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There is an old Windows XP installation that was being used without even an antivirus. This WinXP computer has files. These files are important and should be moved to a Linux installation. Given the lack of any security practices on the side of the WinXP owner it seems possible that the data contains malware.

I can now:

  • Ignore this and simply keep using these files in Linux; after all Linux is supposed to not need AV.
    • At the very least the files should be scanned to avoid accidental redistribution of malware if they are ever sent to anyone else again
    • The files contain eg a multitude of .odt / .doc documents - maybe it's a very remote possibility, I don't know, but malicious macros are OS independent?
  • Install ClamAV on Linux machine, scan the files, remove Clam afterwards.
    • AFAIK ClamAV is known for its poor detection rate - scanning the files with it is only marginally better than not scanning at all?
  • Install an AV on the WinXP machine (Panda Free AV still supports WinXP, doesn't it?), scan the files there, only transfer them afterwards.
    • Which means going online with WinXP once again - this just feels wrong
  • Any options I overlooked?

I feel stuck. Not sure how to progress.

Note I wouldn't like to manually inspect the files and eg remove any potentially suspicious files like .exe files while leaving safe files like .png files intact. Reason is the data is not mine, I was just asked to transfer it so that someone else may use them.

What is the accepted best practice in a situation like this?

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In fact malwares can be present non only in plain files, but also in hidden parts of a file system (hidden files, apparently non allocated blocs, system blocs, etc.)

So, you have two different action here:

  1. select what should be transfered
  2. ensure that what is transfered should not contain malware

For the first part, someone, or a group of persons should identify what files should be transfered. Nothing technical here but still an important part.

For the second part, a good antivirus-antimalware solution should be used. If everything is done correctly, it will not ensure that no malware are present, but it will guarantee that it will not be worse than if the old machine had been correctly secured.

The hard part is that as soon as you mount a possibly infected media on a system you are at risk.

The following is not a magic bullet but just what I would try to use as a less bad way: I know that it can fail, but if the files on the old system have some value, I would accept the risk because I did my best to limit it. Said differently you will have to evaluate to risk/cost ratio of the operation.

  1. Setup a minimal system: the less softvare and services present, the smaller the attack surface. Choose here any (decent) OS provided you are proficient enough with it. If you know many, my preference would be 1:BSD, 2: Linux, 3: Windows (*), because of the increasing complexity of the OS, and the facility to build a really minimal system. If possible the system should allow no remote access at all, and ideally only a command line console should be present (no XWindows if you can avoid it)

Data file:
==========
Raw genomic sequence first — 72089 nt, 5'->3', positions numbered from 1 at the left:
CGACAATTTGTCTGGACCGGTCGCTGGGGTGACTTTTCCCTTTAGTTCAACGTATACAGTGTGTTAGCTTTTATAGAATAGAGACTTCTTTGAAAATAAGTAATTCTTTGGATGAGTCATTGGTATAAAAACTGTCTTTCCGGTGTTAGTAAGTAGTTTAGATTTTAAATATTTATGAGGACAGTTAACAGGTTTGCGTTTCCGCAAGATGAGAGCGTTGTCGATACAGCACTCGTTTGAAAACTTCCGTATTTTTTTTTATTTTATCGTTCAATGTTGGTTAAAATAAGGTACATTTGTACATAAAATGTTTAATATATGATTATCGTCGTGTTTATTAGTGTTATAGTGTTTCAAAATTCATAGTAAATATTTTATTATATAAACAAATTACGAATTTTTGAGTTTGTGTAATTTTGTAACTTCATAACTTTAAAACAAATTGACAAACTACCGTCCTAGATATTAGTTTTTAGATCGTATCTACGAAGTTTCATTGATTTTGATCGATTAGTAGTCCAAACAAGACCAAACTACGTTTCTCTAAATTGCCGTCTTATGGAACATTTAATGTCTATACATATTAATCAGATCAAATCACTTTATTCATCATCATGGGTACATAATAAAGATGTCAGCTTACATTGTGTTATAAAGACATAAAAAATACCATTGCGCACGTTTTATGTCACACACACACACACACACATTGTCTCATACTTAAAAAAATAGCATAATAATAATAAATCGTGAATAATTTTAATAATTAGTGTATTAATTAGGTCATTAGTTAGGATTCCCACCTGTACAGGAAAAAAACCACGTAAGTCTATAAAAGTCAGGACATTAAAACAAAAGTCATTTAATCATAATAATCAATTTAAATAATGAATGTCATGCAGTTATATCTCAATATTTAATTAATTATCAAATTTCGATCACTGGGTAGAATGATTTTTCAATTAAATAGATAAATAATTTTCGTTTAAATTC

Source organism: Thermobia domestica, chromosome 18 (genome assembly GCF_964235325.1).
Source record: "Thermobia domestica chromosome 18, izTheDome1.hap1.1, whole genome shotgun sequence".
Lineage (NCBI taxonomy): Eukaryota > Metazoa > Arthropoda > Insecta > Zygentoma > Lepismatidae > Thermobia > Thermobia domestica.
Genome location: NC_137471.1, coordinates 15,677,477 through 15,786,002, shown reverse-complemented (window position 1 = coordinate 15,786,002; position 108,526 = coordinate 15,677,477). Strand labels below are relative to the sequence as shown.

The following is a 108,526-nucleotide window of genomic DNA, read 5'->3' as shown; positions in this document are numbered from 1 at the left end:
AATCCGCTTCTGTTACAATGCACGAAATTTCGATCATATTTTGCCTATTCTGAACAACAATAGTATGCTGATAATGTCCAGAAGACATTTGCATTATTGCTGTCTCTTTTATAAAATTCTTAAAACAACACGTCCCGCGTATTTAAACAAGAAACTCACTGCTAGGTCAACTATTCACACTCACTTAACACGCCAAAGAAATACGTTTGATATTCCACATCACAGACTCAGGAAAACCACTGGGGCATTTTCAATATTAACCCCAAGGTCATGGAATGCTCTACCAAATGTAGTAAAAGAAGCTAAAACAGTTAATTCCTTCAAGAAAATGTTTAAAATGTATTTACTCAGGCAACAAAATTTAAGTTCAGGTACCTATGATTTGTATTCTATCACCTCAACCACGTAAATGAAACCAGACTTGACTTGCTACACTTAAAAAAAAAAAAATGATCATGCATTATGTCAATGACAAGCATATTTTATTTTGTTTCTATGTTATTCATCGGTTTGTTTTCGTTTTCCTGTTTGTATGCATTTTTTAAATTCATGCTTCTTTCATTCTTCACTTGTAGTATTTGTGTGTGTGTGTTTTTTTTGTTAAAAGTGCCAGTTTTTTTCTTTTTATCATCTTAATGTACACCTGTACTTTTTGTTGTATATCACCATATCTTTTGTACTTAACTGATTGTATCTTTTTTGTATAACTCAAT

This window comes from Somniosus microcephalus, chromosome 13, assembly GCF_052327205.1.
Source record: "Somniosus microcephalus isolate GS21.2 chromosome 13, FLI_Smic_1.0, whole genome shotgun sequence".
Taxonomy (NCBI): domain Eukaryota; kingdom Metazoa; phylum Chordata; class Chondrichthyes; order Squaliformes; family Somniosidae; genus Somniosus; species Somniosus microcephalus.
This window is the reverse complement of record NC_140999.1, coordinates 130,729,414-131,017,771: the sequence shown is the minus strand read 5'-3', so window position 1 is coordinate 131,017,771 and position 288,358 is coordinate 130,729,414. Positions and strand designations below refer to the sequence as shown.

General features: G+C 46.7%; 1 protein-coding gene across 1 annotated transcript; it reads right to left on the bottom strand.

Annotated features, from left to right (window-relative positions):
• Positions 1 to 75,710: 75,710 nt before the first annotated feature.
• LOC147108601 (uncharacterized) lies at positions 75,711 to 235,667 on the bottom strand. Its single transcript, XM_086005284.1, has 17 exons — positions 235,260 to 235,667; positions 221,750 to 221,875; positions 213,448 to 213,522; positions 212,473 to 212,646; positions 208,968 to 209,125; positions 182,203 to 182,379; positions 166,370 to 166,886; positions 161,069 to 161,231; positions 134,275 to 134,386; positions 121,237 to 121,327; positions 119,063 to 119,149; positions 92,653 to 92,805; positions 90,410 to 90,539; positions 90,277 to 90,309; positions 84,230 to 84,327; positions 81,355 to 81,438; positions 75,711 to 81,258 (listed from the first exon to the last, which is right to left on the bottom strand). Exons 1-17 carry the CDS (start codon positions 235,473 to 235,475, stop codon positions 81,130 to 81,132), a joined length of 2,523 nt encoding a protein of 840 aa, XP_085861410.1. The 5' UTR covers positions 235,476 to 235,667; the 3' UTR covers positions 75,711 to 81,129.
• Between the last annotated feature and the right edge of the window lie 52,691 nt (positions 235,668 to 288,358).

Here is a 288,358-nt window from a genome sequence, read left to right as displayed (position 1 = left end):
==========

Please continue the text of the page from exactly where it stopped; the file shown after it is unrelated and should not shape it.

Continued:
2. install good antimalwares on it. As you want to run it in not daemon mode, it makes sense to install more than one if you can offer it.
  3. from that point on, the system has no reason to be connected to a network, except on a dedicated one for the next step, if you cannot just physically mount a device on it
  4. using a non privileged account, copy all the selected files on a specific point on that system, and disconnect from the old device or system
  5. at that point, the system should be disconnected from any network
  6. pass all the installed antimalware tools on the new files and remove all the infected files unless you can make sure to remove the malwares (still using a non privileged account of course)

At that point, you have a file system that should be as clean as if it had always be installed on a decently protected system, and you should be able to connect it back to your normal network to copy the files on their final target.


(*): I do not know Mac so I cannot say whether they could be a good way here...

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  • Thank you for your answer. However, you say the OS to use for file transfer should be, in order of preference: (1) BSD (2) Linux (3) Windows. Then you say to 'install a good antivirus on it'. Well, are there any good AVs on Linux? (I skip BSD because I know nothing about it) In particular, is ClamAV good? – What nick do I choose Feb 11 at 21:16
  • @WhatnickdoIchoose: I also said that the best is the one you know best, because building a minimal system is exactly a job for beginner. For the last part of your question, I do not really know ClamAV except that it is free and install smoothly on mail servers, but I remember that McAfee used to have (paid) versions for Linux. I would not be surprised that other well know antivirus have too. – Serge Ballesta Feb 11 at 22:04
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Install a Linux with good AV (ClamAV) and then copy the files.

The AV should scan while copying and prevent any problems.

As far Windows XP, Avast still has a version compatible with XP, so you may install that, use it on XP and then do the Linux+ClamAV part.

There's also another option: to put the files on a storage (like external HDD) and then use up to date online services to scan the content of that external drive.

Using XP directly connected to the internet may work too, but it's an additional risk.

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